Listen Up

Dynamic and influential leaders are often celebrated as having excellent communication skills. They are persuasive, exude confidence and inspire their teams to do great work with the words they say.  Speaking is only part of the equation though.  Great listening skills are often underrated and undervalued. This is unfortunate, because being able to truly listen is arguably one of the most important skills a leader (or anyone) can have. 

Our ability to really listen is often impacted by a variety of things. We may think we know what the person is saying before they’ve even finished saying it, we are often quick to interrupt and problem solve and our focus is often not on hearing the person, but instead on planning our response. As Stephen Covey states:

“Most people do not listen with the intent to understand; they listen with the intent to reply.” 

While we all have a basic human need to be heard, we often are increasingly focused on getting others to listen to our opinions and agree with us. Generally, we now are able to simply surround ourselves with opinions and perspectives that very closely reflect what we already believe. We can watch TV, read books and join Facebook groups that perfectly feed back to us information that confirms what we already believe. Unfortunately, we often make much less effort to try to  understand another person’s differing perspective. Therefore, it is more important than ever to make a conscious effort to try to listen to others, especially those who we don’t agree with.

Listening effectively will not only make you a better leader or manager at work,  but it will probably make you a better person (I know this is a bold statement – I am usually not a fan of making these, but in this case I stand by it). The more we can expose ourselves to really try to understand others then the more empathetic we will be, the more balanced our perspective will become and the better we can understand the impact of our opinions and actions. 

 Why Listening Really Matters

Listening Develops Trusting Relationships: It is impossible to establish trusting relationships with others when they do not feel heard and their opinion does not seem to be valued. This does not mean that you have to agree with the other person, but instead that you make a conscious effort to at least understand their point of view.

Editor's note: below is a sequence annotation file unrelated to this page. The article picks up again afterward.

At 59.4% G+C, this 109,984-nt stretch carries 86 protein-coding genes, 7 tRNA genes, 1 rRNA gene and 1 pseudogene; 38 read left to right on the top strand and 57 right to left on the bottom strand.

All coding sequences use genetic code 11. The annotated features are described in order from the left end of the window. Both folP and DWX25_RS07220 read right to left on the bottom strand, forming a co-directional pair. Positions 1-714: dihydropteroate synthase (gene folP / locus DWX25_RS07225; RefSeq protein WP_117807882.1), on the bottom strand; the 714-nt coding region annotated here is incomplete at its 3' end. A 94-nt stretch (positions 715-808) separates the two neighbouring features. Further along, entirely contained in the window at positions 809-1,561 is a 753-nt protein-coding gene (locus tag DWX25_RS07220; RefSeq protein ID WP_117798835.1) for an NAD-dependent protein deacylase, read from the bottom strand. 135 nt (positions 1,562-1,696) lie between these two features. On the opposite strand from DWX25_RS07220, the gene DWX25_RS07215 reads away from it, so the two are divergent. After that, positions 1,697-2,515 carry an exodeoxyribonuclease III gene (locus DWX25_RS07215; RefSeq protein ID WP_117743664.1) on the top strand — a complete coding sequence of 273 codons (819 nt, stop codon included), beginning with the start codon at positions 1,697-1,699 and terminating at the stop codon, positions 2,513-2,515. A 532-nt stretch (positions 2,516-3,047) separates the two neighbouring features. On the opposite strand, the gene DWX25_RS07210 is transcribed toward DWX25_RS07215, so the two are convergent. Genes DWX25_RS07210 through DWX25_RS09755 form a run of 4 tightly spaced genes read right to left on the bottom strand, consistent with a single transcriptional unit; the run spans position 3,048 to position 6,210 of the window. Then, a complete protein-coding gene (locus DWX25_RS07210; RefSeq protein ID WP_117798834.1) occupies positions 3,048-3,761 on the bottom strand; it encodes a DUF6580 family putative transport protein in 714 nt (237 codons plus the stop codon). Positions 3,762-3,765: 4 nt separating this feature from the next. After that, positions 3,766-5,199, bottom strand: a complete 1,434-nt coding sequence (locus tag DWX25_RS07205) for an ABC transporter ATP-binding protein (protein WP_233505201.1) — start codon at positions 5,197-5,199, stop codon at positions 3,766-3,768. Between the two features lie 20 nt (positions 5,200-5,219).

Listening Often Avoids Communication Problems: Some of the most complex interpersonal issues are typically the result of communication breakdowns. People interpret conversations differently or have challenges understanding different perspective. Communication problems can be extremely divisive and cause significant rifts at work (and at home), so focusing on the most effective way to listen and communicate is incredibly important. 

Listening Improves our Ability to Work with Diverse Teams: As managers and leaders we typically oversee very diverse teams. You can find many resources related to how to best work with different ‘groups’ of people, especially different cultural backgrounds and different generations. There is no one size fits all in these situations though. For example, not all Millennial’s need to be treated in the exact same way and to think that there is a simple rule to working with a large group of people does not take into account the unique differences each person brings to the table. Each person has their own unique perspective that is influenced by a wide range of things. The most effective course you can take  is to slow down, listen closely and really try to understand that specific person’s viewpoint. This can take time and effort, but ultimately you will understand them better, the person will feel heard and you will be able to move forward much more effectively. 

How to Be a Better Listener

Give Listening Your Full Attention:  Oftentimes when we are talking to people we’re distracted and unfocused. It may be that we are rushing into a meeting or other things are distracting us, such as email alerts, phone calls or text messages. To really listen you need to give it your full attention by reducing anything that could be distracting to you, including shutting off your computer screen and phone alerts. Taking a few seconds to do this at the start of a conversation will also convey to the person that you really want to pay attention and that what they have to say is important. If we take these small steps then we will be much more able to fully focus on what someone is communicating.